Justia columnist and U. Washington law professor Anita Ramasastry provides important background on the United States’ debt ceiling debate, explaining exactly why the United States—unlike other countries—has only one option when the risk of sovereign default looms: self help. Ramasastry first considers how other countries typically handle sovereign default or distress, then covers the reasons why the United States’ situation is very different, and concludes by examining why there has been such a great need for Congress and President Obama to reach a resolution of this issue.

All Roads Lead to Accountability

Justia columnist and Cardozo law professor Marci A. Hamilton urges that the Catholic Church urgently needs to take responsibility—and foster an ethic of accountability—regarding clergy child-sex-abuse cases. In describing the path that she argues the Church must take, Hamilton compliments a recent speech by Irish Prime Minister Enda Kenny, and a book by Jason Berry on money and the Church. As she explains, these writings, too, call for responsibility and accountability from the Church, and for the enforcement of civil law by the courts, in clergy child-sex-abuse cases.

Humanitarianism As Terrorism

Justia columnist Joanne Mariner, attorney and director of Hunter College’s Human Rights Program, discusses the situation in Somalia, which is experiencing a famine in the midst of armed conflict—leading refugees to flee the country for Kenya and Ethiopia. The situation, as Mariner explains, has created a humanitarian emergency and has led to a horrifyingly high death rate of both refugees and those still in Somalia. Though the Somali regime’s ban on foreign aid has been lifted, Mariner explains that extremely broad U.S. restrictions on “material support to terrorist organizations” have made innocent humanitarian groups wary of providing aid in areas controlled by Al Shabaab, the Al Qaeda-affiliated Islamist group that controls most of Somalia’s territory. Mariner calls for expedited licenses ASAP, so that humanitarian groups can operate free of fear, and calls for legal reform for the future.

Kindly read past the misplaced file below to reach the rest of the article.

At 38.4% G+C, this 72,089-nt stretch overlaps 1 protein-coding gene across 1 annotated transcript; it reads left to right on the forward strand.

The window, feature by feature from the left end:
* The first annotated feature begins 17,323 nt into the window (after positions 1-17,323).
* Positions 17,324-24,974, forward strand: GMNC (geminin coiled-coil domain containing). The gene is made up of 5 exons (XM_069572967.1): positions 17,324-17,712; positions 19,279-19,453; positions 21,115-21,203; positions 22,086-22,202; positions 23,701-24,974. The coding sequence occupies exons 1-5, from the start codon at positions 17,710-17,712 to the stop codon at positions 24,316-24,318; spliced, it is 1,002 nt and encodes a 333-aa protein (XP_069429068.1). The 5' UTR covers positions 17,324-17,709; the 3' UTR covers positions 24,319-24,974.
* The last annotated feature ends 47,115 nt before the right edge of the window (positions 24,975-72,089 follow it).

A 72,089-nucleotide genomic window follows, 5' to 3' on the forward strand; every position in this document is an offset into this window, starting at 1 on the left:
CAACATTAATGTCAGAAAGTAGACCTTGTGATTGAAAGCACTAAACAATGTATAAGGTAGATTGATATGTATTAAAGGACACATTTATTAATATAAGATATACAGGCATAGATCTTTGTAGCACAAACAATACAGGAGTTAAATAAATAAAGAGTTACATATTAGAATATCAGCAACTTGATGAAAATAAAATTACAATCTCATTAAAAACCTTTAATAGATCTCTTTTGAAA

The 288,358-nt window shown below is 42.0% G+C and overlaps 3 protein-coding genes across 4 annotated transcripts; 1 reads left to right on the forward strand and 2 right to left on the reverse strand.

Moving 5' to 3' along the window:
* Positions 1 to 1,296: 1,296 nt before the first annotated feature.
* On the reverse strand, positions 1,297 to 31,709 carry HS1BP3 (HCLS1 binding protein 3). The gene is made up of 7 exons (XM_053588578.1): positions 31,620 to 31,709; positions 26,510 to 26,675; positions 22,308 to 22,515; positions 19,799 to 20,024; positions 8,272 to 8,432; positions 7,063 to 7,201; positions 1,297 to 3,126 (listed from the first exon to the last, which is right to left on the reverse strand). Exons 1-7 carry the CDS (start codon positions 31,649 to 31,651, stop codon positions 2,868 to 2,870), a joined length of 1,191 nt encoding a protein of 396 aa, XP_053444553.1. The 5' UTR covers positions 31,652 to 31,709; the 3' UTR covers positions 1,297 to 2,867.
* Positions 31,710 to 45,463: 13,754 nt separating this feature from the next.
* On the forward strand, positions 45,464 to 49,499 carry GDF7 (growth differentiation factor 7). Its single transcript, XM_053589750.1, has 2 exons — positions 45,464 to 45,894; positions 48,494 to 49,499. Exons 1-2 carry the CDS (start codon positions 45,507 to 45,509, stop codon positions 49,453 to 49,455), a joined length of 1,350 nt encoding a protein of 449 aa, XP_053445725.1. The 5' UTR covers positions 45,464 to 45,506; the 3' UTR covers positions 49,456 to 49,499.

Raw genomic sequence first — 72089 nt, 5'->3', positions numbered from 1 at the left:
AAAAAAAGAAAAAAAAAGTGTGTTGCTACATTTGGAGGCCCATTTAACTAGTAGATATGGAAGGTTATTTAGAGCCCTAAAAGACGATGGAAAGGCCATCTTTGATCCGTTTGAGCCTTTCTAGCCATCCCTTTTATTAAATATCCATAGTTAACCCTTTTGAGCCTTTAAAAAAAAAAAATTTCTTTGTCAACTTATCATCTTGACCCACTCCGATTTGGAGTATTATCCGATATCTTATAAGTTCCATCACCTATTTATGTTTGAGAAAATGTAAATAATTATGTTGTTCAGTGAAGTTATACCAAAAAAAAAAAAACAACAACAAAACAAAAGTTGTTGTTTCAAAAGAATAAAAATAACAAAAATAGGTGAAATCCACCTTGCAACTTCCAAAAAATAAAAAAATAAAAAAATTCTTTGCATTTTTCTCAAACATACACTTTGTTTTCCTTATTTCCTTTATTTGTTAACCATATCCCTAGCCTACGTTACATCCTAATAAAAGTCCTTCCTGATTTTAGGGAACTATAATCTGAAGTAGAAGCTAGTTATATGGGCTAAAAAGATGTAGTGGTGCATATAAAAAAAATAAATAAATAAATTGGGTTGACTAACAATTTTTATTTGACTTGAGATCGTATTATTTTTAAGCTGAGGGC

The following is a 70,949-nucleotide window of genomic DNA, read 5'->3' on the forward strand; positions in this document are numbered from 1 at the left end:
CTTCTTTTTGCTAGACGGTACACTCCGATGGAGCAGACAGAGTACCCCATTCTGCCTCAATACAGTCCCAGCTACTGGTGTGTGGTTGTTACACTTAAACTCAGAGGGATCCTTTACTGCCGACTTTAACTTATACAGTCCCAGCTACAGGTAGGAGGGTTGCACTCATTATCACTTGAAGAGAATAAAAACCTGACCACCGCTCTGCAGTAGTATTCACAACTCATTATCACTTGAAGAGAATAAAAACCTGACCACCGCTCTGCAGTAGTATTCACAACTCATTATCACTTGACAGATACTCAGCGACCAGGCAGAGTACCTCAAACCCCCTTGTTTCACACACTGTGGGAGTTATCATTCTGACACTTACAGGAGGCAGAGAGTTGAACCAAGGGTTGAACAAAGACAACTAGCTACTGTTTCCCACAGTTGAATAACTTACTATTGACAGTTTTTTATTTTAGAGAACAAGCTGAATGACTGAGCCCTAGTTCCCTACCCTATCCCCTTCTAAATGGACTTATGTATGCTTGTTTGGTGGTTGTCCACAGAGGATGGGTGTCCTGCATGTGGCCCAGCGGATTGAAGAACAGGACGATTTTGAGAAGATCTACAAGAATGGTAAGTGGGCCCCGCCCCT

Meet our Columnists
Vikram David Amar
Vikram David Amar

Vikram David Amar is a Distinguished Professor of Law at UC Davis School of Law and a Professor... more

Neil H. Buchanan
Neil H. Buchanan

Neil H. Buchanan, an economist and legal scholar, is a visiting professor at both Osgoode Hall... more

John Dean
John Dean

John Dean served as Counsel to the President of the United States from July 1970 to April 1973.... more

Michael C. Dorf
Michael C. Dorf

Michael C. Dorf is the Robert S. Stevens Professor of Law at Cornell University Law School. He... more

Samuel Estreicher
Samuel Estreicher

Samuel Estreicher is Dwight D. Opperman Professor of Law and Director of the Center of Labor and... more

Leslie C. Griffin
Leslie C. Griffin

Dr. Leslie C. Griffin is the William S. Boyd Professor of Law at the University of Nevada, Las... more

Joanna L. Grossman
Joanna L. Grossman

Joanna L. Grossman is the Ellen K. Solender Endowed Chair in Women and Law at SMU Dedman School... more

Marci A. Hamilton
Marci A. Hamilton

Professor Marci A. Hamilton is a Professor of Practice in Political Science at the University of... more

Joseph Margulies
Joseph Margulies

Mr. Margulies is a Professor of Government at Cornell University. He was Counsel of Record in... more

Austin Sarat
Austin Sarat

Austin Sarat is the William Nelson Cromwell Professor of Jurisprudence and Political Science at... more

Laurence H. Tribe
Laurence H. Tribe

Laurence H. Tribe is the Carl M. Loeb University Professor Emeritus at Harvard University and... more

Lesley Wexler
Lesley Wexler

Lesley Wexler is a Professor of Law at the University of Illinois College of Law. Immediately... more